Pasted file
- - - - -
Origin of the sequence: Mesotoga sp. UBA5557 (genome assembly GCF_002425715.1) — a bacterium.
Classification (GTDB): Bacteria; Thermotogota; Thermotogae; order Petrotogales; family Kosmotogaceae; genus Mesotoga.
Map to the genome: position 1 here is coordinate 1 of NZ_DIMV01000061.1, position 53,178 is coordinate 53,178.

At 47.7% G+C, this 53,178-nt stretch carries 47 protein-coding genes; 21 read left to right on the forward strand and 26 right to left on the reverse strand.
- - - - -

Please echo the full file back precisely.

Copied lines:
Origin of the sequence: Mesotoga sp. UBA5557 (genome assembly GCF_002425715.1) — a bacterium.
Classification (GTDB): Bacteria; Thermotogota; Thermotogae; order Petrotogales; family Kosmotogaceae; genus Mesotoga.
Map to the genome: position 1 here is coordinate 1 of NZ_DIMV01000061.1, position 53,178 is coordinate 53,178.

At 47.7% G+C, this 53,178-nt stretch carries 47 protein-coding genes; 21 read left to right on the forward strand and 26 right to left on the reverse strand.